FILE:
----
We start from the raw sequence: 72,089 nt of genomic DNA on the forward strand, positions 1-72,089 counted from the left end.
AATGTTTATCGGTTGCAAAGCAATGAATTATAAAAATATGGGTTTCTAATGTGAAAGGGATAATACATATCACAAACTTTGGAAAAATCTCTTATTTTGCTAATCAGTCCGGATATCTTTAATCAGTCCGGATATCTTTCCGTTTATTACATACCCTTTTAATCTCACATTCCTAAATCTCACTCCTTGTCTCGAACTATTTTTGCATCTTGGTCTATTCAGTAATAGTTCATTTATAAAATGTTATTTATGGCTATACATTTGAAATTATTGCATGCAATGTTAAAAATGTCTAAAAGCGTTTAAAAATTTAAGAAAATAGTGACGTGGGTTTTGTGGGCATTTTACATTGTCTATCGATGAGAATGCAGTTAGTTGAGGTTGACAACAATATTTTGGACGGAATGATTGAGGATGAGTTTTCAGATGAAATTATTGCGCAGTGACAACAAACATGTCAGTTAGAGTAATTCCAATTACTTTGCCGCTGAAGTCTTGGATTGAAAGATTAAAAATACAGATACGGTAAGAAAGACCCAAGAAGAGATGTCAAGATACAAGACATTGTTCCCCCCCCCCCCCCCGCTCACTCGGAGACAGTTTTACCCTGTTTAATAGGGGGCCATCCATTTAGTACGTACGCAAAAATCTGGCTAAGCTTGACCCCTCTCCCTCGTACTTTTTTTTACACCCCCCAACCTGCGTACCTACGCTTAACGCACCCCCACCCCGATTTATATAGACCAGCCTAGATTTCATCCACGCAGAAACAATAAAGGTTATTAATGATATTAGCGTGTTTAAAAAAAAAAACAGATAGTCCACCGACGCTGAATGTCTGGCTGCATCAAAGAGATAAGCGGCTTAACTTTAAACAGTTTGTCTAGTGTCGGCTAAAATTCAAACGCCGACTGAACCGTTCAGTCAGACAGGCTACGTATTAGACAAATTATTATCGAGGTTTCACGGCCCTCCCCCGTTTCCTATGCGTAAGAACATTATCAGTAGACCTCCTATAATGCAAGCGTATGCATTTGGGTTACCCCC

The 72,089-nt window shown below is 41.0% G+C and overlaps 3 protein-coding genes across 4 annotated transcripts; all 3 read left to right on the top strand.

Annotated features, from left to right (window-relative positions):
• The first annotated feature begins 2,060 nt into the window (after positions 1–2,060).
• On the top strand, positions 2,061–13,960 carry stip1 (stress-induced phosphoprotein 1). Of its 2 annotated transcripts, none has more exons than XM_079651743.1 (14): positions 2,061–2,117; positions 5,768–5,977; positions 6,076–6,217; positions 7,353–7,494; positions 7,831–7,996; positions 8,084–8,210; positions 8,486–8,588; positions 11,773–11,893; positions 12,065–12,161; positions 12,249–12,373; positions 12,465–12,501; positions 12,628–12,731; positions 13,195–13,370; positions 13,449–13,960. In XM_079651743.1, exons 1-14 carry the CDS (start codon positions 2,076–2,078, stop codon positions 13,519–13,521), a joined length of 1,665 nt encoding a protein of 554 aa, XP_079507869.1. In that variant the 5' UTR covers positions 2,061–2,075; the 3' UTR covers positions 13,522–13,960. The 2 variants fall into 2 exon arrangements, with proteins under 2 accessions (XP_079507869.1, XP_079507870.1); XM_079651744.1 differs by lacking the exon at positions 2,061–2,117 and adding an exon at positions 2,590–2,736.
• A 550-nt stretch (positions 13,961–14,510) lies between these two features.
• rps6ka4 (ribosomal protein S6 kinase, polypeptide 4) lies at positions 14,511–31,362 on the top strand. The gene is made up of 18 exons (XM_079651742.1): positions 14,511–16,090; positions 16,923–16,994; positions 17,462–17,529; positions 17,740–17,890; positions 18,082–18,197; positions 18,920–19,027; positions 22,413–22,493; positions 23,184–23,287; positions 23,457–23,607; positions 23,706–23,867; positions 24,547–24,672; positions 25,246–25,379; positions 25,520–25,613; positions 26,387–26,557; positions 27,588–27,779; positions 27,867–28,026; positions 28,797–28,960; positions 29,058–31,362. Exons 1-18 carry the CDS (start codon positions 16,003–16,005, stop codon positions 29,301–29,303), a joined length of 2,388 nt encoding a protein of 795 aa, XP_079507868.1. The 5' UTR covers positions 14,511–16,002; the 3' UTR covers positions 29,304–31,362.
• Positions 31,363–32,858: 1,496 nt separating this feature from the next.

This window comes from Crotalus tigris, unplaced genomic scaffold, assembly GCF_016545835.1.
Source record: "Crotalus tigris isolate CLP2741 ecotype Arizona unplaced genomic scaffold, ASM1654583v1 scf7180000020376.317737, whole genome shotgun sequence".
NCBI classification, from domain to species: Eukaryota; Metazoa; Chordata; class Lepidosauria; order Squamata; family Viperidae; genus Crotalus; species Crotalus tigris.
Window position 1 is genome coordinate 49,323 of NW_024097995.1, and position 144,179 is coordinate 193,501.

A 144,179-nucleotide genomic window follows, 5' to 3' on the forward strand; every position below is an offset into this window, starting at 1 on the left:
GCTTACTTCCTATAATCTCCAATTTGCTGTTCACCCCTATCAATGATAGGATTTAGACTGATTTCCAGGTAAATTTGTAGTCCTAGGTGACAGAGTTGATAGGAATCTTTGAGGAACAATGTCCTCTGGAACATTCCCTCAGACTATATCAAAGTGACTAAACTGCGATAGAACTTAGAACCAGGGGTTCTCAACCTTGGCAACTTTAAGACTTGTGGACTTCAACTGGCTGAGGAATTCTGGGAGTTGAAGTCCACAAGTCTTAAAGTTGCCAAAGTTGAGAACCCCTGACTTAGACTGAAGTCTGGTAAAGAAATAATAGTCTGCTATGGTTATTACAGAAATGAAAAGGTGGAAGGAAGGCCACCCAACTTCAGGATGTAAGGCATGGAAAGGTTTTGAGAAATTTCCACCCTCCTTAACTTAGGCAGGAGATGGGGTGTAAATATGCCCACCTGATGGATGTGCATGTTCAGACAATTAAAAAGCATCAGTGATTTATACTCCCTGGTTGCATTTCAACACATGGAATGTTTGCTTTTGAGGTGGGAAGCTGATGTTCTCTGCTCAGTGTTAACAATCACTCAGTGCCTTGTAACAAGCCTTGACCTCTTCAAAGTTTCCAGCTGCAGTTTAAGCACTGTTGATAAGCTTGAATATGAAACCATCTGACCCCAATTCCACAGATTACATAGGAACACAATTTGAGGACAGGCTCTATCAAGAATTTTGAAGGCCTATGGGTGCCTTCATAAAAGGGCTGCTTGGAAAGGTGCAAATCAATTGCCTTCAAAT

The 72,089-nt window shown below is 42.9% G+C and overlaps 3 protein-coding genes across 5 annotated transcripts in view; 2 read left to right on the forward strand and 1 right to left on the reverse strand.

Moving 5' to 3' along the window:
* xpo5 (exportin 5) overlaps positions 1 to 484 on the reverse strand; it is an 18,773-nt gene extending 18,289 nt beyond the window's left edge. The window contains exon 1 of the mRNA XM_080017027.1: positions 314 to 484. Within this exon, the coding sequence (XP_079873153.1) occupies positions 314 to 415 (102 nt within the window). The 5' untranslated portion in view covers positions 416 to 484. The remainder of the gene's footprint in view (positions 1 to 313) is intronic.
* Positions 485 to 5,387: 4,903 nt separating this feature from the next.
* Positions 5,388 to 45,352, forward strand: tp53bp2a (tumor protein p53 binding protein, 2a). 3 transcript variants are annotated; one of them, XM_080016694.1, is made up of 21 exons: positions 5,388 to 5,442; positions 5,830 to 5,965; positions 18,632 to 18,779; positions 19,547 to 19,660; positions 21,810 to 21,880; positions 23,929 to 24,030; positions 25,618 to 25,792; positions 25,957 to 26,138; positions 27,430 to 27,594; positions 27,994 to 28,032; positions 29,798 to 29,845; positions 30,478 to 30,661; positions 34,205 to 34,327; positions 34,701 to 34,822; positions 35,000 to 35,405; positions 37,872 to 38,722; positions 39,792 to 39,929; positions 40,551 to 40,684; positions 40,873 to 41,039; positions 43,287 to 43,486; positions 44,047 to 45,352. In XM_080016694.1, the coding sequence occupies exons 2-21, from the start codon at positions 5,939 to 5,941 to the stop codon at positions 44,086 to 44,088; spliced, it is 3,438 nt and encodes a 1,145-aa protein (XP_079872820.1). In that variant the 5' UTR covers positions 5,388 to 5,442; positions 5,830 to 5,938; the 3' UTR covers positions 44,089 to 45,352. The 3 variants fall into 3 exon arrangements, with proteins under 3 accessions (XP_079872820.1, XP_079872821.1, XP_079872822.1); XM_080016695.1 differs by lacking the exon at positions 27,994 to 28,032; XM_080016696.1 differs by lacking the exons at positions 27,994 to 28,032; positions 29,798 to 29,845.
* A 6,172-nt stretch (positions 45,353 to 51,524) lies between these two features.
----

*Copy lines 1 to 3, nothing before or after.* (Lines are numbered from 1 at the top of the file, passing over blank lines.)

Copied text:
We start from the raw sequence: 72,089 nt of genomic DNA on the forward strand, positions 1-72,089 counted from the left end.
AATGTTTATCGGTTGCAAAGCAATGAATTATAAAAATATGGGTTTCTAATGTGAAAGGGATAATACATATCACAAACTTTGGAAAAATCTCTTATTTTGCTAATCAGTCCGGATATCTTTAATCAGTCCGGATATCTTTCCGTTTATTACATACCCTTTTAATCTCACATTCCTAAATCTCACTCCTTGTCTCGAACTATTTTTGCATCTTGGTCTATTCAGTAATAGTTCATTTATAAAATGTTATTTATGGCTATACATTTGAAATTATTGCATGCAATGTTAAAAATGTCTAAAAGCGTTTAAAAATTTAAGAAAATAGTGACGTGGGTTTTGTGGGCATTTTACATTGTCTATCGATGAGAATGCAGTTAGTTGAGGTTGACAACAATATTTTGGACGGAATGATTGAGGATGAGTTTTCAGATGAAATTATTGCGCAGTGACAACAAACATGTCAGTTAGAGTAATTCCAATTACTTTGCCGCTGAAGTCTTGGATTGAAAGATTAAAAATACAGATACGGTAAGAAAGACCCAAGAAGAGATGTCAAGATACAAGACATTGTTCCCCCCCCCCCCCCCGCTCACTCGGAGACAGTTTTACCCTGTTTAATAGGGGGCCATCCATTTAGTACGTACGCAAAAATCTGGCTAAGCTTGACCCCTCTCCCTCGTACTTTTTTTTACACCCCCCAACCTGCGTACCTACGCTTAACGCACCCCCACCCCGATTTATATAGACCAGCCTAGATTTCATCCACGCAGAAACAATAAAGGTTATTAATGATATTAGCGTGTTTAAAAAAAAAAACAGATAGTCCACCGACGCTGAATGTCTGGCTGCATCAAAGAGATAAGCGGCTTAACTTTAAACAGTTTGTCTAGTGTCGGCTAAAATTCAAACGCCGACTGAACCGTTCAGTCAGACAGGCTACGTATTAGACAAATTATTATCGAGGTTTCACGGCCCTCCCCCGTTTCCTATGCGTAAGAACATTATCAGTAGACCTCCTATAATGCAAGCGTATGCATTTGGGTTACCCCC

The 72,089-nt window shown below is 41.0% G+C and overlaps 3 protein-coding genes across 4 annotated transcripts; all 3 read left to right on the top strand.